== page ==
A 25-man break including Britons Steve Cummings, Millar (Garmin-Sharp) and points classification leader Peter Sagan (Liquigas-Cannondale), a winner of three stages thus far, established an advantage of more than five minutes 70 kilometres into the stage.

All smiles: Bradley Wiggins (right) and team-mate Mark Cavendish at the start of the 10th stage of the Tour de France

All smiles: Bradley Wiggins (right) and team-mate Mark Cavendish at the start of the 10th stage of the Tour de France

Cummings is a BMC Racing team-mate of Evans and was joined by another colleague, Marcus Burghardt.

It was perhaps an indication as to Evans' tactics, with the duo in position to potentially support the Australian later in the day.

The escape group splintered as soon as
they began long ascent of the Col du Grand Colombier, at an average
gradient of 7.1 per cent.

Scenic route: The riders make their way from Macon to Bellegarde-sur-Valserine

Scenic route: The riders make their way from Macon to Bellegarde-sur-Valserine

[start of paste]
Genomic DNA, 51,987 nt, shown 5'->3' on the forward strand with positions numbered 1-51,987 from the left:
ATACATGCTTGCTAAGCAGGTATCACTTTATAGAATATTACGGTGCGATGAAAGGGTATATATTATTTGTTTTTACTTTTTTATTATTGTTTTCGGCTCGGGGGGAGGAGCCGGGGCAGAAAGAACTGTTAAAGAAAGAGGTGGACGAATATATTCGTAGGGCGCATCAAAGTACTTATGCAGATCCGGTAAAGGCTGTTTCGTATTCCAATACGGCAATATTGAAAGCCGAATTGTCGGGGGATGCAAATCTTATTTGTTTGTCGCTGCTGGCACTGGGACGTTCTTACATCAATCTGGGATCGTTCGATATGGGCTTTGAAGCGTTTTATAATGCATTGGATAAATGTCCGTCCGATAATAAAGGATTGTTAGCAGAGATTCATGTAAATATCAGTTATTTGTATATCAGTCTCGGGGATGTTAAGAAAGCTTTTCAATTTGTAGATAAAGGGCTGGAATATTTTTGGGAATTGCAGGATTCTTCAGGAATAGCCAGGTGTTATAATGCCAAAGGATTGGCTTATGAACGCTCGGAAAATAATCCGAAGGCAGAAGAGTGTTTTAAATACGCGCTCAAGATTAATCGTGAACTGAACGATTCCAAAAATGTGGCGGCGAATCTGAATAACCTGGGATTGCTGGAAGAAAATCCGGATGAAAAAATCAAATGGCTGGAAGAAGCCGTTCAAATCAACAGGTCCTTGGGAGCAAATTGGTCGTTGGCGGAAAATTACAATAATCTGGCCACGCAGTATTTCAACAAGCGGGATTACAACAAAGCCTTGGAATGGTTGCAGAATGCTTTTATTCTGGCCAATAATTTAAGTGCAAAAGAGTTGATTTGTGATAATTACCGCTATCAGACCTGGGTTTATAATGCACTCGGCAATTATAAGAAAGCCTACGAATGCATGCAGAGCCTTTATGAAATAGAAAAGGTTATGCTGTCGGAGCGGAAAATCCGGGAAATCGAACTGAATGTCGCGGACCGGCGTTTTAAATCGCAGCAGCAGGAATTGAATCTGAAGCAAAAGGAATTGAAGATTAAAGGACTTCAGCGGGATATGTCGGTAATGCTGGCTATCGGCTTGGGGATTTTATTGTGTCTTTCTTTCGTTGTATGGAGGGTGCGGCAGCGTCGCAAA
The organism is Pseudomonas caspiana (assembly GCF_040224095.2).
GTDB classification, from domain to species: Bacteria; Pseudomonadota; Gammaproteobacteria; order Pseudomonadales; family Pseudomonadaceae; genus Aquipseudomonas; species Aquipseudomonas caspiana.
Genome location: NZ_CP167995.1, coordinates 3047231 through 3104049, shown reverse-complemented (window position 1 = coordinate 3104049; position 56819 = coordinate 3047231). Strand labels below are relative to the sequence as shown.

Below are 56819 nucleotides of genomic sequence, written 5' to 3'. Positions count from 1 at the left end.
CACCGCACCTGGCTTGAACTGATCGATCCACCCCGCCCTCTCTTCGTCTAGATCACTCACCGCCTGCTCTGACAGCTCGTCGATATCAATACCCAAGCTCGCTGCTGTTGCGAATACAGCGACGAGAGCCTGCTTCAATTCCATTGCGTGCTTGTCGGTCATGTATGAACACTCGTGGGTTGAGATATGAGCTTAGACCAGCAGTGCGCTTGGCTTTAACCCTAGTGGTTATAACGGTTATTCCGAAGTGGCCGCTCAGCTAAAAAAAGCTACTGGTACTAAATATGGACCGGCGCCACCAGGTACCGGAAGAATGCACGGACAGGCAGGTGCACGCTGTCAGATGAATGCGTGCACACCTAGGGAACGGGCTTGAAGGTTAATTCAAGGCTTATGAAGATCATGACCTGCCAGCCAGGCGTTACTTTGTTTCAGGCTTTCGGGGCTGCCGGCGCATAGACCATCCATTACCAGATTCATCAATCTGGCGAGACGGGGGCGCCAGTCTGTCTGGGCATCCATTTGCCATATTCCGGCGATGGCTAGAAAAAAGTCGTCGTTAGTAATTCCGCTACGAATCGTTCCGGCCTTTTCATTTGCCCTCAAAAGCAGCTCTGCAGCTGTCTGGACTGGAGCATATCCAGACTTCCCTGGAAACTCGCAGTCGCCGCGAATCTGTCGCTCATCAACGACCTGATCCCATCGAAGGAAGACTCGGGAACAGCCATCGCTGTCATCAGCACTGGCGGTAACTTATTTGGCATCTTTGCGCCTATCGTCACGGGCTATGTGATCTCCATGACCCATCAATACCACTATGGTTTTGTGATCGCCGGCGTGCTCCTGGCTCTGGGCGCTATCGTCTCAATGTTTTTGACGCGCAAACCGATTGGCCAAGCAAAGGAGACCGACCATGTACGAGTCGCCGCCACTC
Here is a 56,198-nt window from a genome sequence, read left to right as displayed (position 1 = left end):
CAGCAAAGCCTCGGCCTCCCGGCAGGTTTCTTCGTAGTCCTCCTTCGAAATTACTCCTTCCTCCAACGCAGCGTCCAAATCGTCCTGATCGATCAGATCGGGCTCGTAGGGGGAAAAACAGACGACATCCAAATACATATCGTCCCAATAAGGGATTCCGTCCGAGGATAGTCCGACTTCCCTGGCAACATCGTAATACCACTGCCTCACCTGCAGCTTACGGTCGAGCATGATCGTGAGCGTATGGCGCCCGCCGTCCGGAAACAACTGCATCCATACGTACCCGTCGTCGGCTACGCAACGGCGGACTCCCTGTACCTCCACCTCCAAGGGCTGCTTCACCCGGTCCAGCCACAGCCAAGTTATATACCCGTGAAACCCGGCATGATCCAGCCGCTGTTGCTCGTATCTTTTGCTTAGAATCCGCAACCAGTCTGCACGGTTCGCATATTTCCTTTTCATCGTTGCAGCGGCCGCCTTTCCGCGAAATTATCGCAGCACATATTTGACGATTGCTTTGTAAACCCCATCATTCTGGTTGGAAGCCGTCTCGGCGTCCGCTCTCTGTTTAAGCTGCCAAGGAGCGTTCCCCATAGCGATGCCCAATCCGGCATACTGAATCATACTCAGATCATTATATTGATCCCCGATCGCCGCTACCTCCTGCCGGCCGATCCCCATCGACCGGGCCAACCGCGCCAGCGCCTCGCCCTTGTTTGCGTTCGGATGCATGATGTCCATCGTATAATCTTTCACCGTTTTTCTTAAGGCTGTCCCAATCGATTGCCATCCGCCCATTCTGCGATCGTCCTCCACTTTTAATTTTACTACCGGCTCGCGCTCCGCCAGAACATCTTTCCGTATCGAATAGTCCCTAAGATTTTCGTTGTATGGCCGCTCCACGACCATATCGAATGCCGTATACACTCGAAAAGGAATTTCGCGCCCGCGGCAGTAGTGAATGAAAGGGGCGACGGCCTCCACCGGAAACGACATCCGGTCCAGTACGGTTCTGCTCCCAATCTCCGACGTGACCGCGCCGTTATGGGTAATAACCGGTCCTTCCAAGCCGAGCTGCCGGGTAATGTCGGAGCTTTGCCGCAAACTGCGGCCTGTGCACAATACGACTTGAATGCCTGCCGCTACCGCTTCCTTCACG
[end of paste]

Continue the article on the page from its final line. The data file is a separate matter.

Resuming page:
The summit came 43km from the finish, but the tempo set by Team Sky limited the prospect of attacks.

Luis-Leon Sanchez (Rabobank) was the first to attack from the escape group, 11km from the summit, and he was joined by Voeckler, Scarponi and Dries Devenyns (Omega Pharma-QuickStep) by the top.

Behind the quartet, Edvald Boasson Hagen was at the front of the Team Sky-led peloton, with Porte and Michael Rogers ahead of Wiggins, pedalling serenely in the maillot jaune, and Froome behind.

Catch me if you can: Wiggins holds on to the yellow jersey after 10 stages of the Tour de France

Catch me if you can: Wiggins holds on to the yellow jersey after 10 stages of the Tour de France

Evans was sticking to the wheel of Wiggins, who had yellow handlebar tape to accessorise with the maillot jaune, watching every revolution.

Porte took control and successfully snuffed out two attempted attacks by Jurgen van den Broeck (Lotto-Belisol).

The long descent saw Vincenzo Nibali forge forward and establish a lead over Wiggins of almost a minute, but it proved fruitless come the day's final climb.

Thirsty work: Wiggins takes a bottle from Cavendish during stage 10

Thirsty work: Wiggins takes a bottle from Cavendish during stage 10

With Porte looking strong, dragging his Team Sky colleagues along, Nibali was caught midway up the 7.2km category three Col de Richemond.

The summit of came 20.5km from the finish, but Nibali opted not to take the opportunity to seek to break clear.